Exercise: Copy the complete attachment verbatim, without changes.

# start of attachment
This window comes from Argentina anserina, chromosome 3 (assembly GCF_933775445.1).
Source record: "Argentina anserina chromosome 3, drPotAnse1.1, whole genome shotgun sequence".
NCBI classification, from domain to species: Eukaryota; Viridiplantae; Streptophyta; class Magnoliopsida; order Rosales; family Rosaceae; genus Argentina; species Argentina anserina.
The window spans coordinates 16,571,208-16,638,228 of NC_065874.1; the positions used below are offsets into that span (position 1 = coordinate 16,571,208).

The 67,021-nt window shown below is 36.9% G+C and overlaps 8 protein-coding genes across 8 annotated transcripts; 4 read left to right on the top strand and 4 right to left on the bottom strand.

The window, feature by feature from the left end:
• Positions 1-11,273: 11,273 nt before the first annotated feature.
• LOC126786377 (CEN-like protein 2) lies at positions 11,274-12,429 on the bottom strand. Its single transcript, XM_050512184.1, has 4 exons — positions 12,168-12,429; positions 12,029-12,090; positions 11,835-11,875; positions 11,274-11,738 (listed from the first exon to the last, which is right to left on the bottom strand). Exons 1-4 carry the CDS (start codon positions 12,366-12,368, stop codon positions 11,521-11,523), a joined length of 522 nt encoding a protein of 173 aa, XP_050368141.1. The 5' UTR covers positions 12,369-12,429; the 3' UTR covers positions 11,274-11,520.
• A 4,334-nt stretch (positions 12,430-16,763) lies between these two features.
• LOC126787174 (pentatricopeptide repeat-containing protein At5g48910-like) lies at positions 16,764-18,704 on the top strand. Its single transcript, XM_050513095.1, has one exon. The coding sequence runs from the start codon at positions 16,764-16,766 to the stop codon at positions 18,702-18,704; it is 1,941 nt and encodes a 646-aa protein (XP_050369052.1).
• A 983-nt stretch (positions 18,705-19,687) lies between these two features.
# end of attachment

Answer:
This window comes from Argentina anserina, chromosome 3 (assembly GCF_933775445.1).
Source record: "Argentina anserina chromosome 3, drPotAnse1.1, whole genome shotgun sequence".
NCBI classification, from domain to species: Eukaryota; Viridiplantae; Streptophyta; class Magnoliopsida; order Rosales; family Rosaceae; genus Argentina; species Argentina anserina.
The window spans coordinates 16,571,208-16,638,228 of NC_065874.1; the positions used below are offsets into that span (position 1 = coordinate 16,571,208).

The 67,021-nt window shown below is 36.9% G+C and overlaps 8 protein-coding genes across 8 annotated transcripts; 4 read left to right on the top strand and 4 right to left on the bottom strand.

The window, feature by feature from the left end:
• Positions 1-11,273: 11,273 nt before the first annotated feature.
• LOC126786377 (CEN-like protein 2) lies at positions 11,274-12,429 on the bottom strand. Its single transcript, XM_050512184.1, has 4 exons — positions 12,168-12,429; positions 12,029-12,090; positions 11,835-11,875; positions 11,274-11,738 (listed from the first exon to the last, which is right to left on the bottom strand). Exons 1-4 carry the CDS (start codon positions 12,366-12,368, stop codon positions 11,521-11,523), a joined length of 522 nt encoding a protein of 173 aa, XP_050368141.1. The 5' UTR covers positions 12,369-12,429; the 3' UTR covers positions 11,274-11,520.
• A 4,334-nt stretch (positions 12,430-16,763) lies between these two features.
• LOC126787174 (pentatricopeptide repeat-containing protein At5g48910-like) lies at positions 16,764-18,704 on the top strand. Its single transcript, XM_050513095.1, has one exon. The coding sequence runs from the start codon at positions 16,764-16,766 to the stop codon at positions 18,702-18,704; it is 1,941 nt and encodes a 646-aa protein (XP_050369052.1).
• A 983-nt stretch (positions 18,705-19,687) lies between these two features.